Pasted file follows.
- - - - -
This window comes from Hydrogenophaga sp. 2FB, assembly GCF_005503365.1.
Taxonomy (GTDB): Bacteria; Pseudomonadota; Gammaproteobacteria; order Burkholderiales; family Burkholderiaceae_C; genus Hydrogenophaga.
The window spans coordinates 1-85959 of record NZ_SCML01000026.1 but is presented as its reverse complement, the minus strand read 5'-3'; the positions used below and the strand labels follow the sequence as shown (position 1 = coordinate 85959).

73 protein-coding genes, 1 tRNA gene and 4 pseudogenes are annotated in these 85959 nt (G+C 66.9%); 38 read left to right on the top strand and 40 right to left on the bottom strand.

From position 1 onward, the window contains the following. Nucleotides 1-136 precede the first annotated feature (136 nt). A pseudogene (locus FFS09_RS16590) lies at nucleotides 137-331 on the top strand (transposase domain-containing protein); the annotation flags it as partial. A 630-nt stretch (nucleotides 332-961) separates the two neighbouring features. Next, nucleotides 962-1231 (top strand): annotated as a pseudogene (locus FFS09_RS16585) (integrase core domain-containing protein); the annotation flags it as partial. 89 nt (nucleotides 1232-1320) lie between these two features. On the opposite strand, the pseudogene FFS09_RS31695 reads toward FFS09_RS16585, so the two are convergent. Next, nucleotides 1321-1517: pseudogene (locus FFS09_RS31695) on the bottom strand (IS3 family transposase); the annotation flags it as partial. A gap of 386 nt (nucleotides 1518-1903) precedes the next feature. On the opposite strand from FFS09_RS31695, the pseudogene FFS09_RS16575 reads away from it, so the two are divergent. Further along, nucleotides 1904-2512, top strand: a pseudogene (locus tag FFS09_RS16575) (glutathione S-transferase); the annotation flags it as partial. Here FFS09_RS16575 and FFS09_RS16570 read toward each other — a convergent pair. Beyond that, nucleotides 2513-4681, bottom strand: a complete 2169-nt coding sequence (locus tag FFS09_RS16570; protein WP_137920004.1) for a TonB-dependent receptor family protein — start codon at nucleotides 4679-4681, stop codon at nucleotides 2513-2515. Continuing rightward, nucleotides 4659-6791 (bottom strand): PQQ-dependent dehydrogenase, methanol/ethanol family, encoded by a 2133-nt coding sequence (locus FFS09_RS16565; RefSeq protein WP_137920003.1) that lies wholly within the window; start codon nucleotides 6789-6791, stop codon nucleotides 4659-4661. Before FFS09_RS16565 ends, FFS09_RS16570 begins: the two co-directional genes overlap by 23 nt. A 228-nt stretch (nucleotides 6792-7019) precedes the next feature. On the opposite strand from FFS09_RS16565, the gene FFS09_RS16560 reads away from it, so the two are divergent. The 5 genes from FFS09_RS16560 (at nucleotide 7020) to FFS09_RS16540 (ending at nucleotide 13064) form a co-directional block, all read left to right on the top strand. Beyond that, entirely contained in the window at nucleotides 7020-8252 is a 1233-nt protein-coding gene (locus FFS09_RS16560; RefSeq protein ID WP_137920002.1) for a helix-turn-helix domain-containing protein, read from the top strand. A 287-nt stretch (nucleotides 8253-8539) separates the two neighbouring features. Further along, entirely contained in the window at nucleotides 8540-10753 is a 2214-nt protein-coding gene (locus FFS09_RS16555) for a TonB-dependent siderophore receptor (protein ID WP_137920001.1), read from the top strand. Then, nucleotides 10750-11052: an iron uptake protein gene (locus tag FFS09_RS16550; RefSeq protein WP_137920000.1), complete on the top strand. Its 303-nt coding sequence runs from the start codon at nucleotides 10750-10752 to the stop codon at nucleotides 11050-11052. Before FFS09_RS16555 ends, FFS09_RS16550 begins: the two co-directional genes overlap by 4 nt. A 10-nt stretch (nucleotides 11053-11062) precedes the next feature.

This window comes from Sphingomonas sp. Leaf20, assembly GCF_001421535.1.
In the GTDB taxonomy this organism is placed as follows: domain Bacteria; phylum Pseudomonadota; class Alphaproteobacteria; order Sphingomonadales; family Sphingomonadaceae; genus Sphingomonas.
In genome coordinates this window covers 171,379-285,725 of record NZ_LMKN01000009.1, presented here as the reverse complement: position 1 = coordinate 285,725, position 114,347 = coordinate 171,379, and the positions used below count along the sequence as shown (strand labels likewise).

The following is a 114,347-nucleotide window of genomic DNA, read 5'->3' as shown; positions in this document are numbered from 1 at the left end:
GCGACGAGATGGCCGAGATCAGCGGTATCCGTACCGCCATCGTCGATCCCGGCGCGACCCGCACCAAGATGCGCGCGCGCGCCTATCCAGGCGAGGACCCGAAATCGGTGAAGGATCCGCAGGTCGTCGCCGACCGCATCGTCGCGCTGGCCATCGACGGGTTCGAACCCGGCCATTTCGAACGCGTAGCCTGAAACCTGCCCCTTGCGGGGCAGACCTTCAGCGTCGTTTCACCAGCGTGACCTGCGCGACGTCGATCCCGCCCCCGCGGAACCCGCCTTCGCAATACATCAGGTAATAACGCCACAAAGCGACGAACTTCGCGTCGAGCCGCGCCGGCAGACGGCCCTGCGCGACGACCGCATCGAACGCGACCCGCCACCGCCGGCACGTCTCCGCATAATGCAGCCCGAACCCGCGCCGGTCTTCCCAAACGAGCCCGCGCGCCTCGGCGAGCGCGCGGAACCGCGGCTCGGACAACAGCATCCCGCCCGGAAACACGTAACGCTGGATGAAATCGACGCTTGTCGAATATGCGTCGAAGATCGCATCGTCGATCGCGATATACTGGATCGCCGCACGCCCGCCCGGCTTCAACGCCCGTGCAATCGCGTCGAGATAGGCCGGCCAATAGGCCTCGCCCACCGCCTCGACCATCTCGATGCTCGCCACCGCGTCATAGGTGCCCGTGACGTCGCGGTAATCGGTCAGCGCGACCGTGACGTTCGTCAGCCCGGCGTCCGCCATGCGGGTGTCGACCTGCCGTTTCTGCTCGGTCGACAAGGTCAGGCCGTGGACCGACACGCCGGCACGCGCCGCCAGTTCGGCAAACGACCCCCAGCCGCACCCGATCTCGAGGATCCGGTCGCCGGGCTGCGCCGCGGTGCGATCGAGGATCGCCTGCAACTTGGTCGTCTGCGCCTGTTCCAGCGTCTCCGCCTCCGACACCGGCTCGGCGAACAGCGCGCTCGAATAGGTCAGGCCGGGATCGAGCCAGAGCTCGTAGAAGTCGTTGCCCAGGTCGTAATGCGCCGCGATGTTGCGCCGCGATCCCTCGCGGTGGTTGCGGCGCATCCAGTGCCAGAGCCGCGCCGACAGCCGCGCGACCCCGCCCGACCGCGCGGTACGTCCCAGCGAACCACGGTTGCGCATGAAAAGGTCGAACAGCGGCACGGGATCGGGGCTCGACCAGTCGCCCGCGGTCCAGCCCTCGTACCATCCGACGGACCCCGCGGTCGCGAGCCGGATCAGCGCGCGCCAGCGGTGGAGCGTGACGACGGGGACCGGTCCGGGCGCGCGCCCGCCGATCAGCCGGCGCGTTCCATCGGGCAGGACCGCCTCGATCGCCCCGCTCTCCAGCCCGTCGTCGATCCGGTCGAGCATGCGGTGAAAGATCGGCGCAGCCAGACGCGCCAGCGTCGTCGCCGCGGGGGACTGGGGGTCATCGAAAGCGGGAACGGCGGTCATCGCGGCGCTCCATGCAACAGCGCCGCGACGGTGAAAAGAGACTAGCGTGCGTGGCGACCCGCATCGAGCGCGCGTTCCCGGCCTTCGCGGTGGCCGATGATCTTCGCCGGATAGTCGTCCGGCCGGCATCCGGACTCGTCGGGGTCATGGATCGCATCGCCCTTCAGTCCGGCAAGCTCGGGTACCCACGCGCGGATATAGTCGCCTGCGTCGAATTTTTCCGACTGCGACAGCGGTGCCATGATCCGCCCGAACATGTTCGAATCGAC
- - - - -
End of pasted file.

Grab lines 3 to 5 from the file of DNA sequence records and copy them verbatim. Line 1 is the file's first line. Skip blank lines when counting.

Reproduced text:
The window spans coordinates 1-85959 of record NZ_SCML01000026.1 but is presented as its reverse complement, the minus strand read 5'-3'; the positions used below and the strand labels follow the sequence as shown (position 1 = coordinate 85959).

73 protein-coding genes, 1 tRNA gene and 4 pseudogenes are annotated in these 85959 nt (G+C 66.9%); 38 read left to right on the top strand and 40 right to left on the bottom strand.

From position 1 onward, the window contains the following. Nucleotides 1-136 precede the first annotated feature (136 nt). A pseudogene (locus FFS09_RS16590) lies at nucleotides 137-331 on the top strand (transposase domain-containing protein); the annotation flags it as partial. A 630-nt stretch (nucleotides 332-961) separates the two neighbouring features. Next, nucleotides 962-1231 (top strand): annotated as a pseudogene (locus FFS09_RS16585) (integrase core domain-containing protein); the annotation flags it as partial. 89 nt (nucleotides 1232-1320) lie between these two features. On the opposite strand, the pseudogene FFS09_RS31695 reads toward FFS09_RS16585, so the two are convergent. Next, nucleotides 1321-1517: pseudogene (locus FFS09_RS31695) on the bottom strand (IS3 family transposase); the annotation flags it as partial. A gap of 386 nt (nucleotides 1518-1903) precedes the next feature. On the opposite strand from FFS09_RS31695, the pseudogene FFS09_RS16575 reads away from it, so the two are divergent. Further along, nucleotides 1904-2512, top strand: a pseudogene (locus tag FFS09_RS16575) (glutathione S-transferase); the annotation flags it as partial. Here FFS09_RS16575 and FFS09_RS16570 read toward each other — a convergent pair. Beyond that, nucleotides 2513-4681, bottom strand: a complete 2169-nt coding sequence (locus tag FFS09_RS16570; protein WP_137920004.1) for a TonB-dependent receptor family protein — start codon at nucleotides 4679-4681, stop codon at nucleotides 2513-2515. Continuing rightward, nucleotides 4659-6791 (bottom strand): PQQ-dependent dehydrogenase, methanol/ethanol family, encoded by a 2133-nt coding sequence (locus FFS09_RS16565; RefSeq protein WP_137920003.1) that lies wholly within the window; start codon nucleotides 6789-6791, stop codon nucleotides 4659-4661. Before FFS09_RS16565 ends, FFS09_RS16570 begins: the two co-directional genes overlap by 23 nt. A 228-nt stretch (nucleotides 6792-7019) precedes the next feature. On the opposite strand from FFS09_RS16565, the gene FFS09_RS16560 reads away from it, so the two are divergent. The 5 genes from FFS09_RS16560 (at nucleotide 7020) to FFS09_RS16540 (ending at nucleotide 13064) form a co-directional block, all read left to right on the top strand. Beyond that, entirely contained in the window at nucleotides 7020-8252 is a 1233-nt protein-coding gene (locus FFS09_RS16560; RefSeq protein ID WP_137920002.1) for a helix-turn-helix domain-containing protein, read from the top strand. A 287-nt stretch (nucleotides 8253-8539) separates the two neighbouring features. Further along, entirely contained in the window at nucleotides 8540-10753 is a 2214-nt protein-coding gene (locus FFS09_RS16555) for a TonB-dependent siderophore receptor (protein ID WP_137920001.1), read from the top strand. Then, nucleotides 10750-11052: an iron uptake protein gene (locus tag FFS09_RS16550; RefSeq protein WP_137920000.1), complete on the top strand. Its 303-nt coding sequence runs from the start codon at nucleotides 10750-10752 to the stop codon at nucleotides 11050-11052. Before FFS09_RS16555 ends, FFS09_RS16550 begins: the two co-directional genes overlap by 4 nt. A 10-nt stretch (nucleotides 11053-11062) precedes the next feature.